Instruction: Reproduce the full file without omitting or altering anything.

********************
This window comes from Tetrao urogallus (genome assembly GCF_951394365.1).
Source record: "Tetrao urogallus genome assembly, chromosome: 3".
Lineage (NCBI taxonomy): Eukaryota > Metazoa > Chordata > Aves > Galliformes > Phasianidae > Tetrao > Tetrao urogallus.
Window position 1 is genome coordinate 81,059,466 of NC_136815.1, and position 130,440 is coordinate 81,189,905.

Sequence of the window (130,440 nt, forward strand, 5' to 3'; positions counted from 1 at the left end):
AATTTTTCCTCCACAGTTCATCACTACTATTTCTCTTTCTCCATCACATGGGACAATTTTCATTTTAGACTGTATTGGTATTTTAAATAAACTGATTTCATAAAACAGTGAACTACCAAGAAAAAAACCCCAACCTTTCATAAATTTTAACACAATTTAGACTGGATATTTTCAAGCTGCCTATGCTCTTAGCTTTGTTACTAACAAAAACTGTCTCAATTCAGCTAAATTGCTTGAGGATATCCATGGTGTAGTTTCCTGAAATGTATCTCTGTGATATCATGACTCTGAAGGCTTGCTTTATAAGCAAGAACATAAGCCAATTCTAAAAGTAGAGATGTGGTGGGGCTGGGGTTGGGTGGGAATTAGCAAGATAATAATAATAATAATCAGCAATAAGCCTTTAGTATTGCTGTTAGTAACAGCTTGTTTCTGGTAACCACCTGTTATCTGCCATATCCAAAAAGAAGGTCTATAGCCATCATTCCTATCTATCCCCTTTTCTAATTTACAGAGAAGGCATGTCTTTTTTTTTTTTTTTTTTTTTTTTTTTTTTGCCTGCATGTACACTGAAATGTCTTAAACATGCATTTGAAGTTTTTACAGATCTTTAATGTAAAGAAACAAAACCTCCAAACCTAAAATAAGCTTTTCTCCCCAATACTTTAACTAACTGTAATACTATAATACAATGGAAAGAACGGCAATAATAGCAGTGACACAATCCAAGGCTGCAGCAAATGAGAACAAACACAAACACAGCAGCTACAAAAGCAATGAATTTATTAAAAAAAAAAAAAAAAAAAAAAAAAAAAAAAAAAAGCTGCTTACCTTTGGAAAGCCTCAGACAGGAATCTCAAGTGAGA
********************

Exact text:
This window comes from Tetrao urogallus (genome assembly GCF_951394365.1).
Source record: "Tetrao urogallus genome assembly, chromosome: 3".
Lineage (NCBI taxonomy): Eukaryota > Metazoa > Chordata > Aves > Galliformes > Phasianidae > Tetrao > Tetrao urogallus.
Window position 1 is genome coordinate 81,059,466 of NC_136815.1, and position 130,440 is coordinate 81,189,905.

Sequence of the window (130,440 nt, forward strand, 5' to 3'; positions counted from 1 at the left end):
AATTTTTCCTCCACAGTTCATCACTACTATTTCTCTTTCTCCATCACATGGGACAATTTTCATTTTAGACTGTATTGGTATTTTAAATAAACTGATTTCATAAAACAGTGAACTACCAAGAAAAAAACCCCAACCTTTCATAAATTTTAACACAATTTAGACTGGATATTTTCAAGCTGCCTATGCTCTTAGCTTTGTTACTAACAAAAACTGTCTCAATTCAGCTAAATTGCTTGAGGATATCCATGGTGTAGTTTCCTGAAATGTATCTCTGTGATATCATGACTCTGAAGGCTTGCTTTATAAGCAAGAACATAAGCCAATTCTAAAAGTAGAGATGTGGTGGGGCTGGGGTTGGGTGGGAATTAGCAAGATAATAATAATAATAATCAGCAATAAGCCTTTAGTATTGCTGTTAGTAACAGCTTGTTTCTGGTAACCACCTGTTATCTGCCATATCCAAAAAGAAGGTCTATAGCCATCATTCCTATCTATCCCCTTTTCTAATTTACAGAGAAGGCATGTCTTTTTTTTTTTTTTTTTTTTTTTTTTTTTTGCCTGCATGTACACTGAAATGTCTTAAACATGCATTTGAAGTTTTTACAGATCTTTAATGTAAAGAAACAAAACCTCCAAACCTAAAATAAGCTTTTCTCCCCAATACTTTAACTAACTGTAATACTATAATACAATGGAAAGAACGGCAATAATAGCAGTGACACAATCCAAGGCTGCAGCAAATGAGAACAAACACAAACACAGCAGCTACAAAAGCAATGAATTTATTAAAAAAAAAAAAAAAAAAAAAAAAAAAAAAAAAAAGCTGCTTACCTTTGGAAAGCCTCAGACAGGAATCTCAAGTGAGA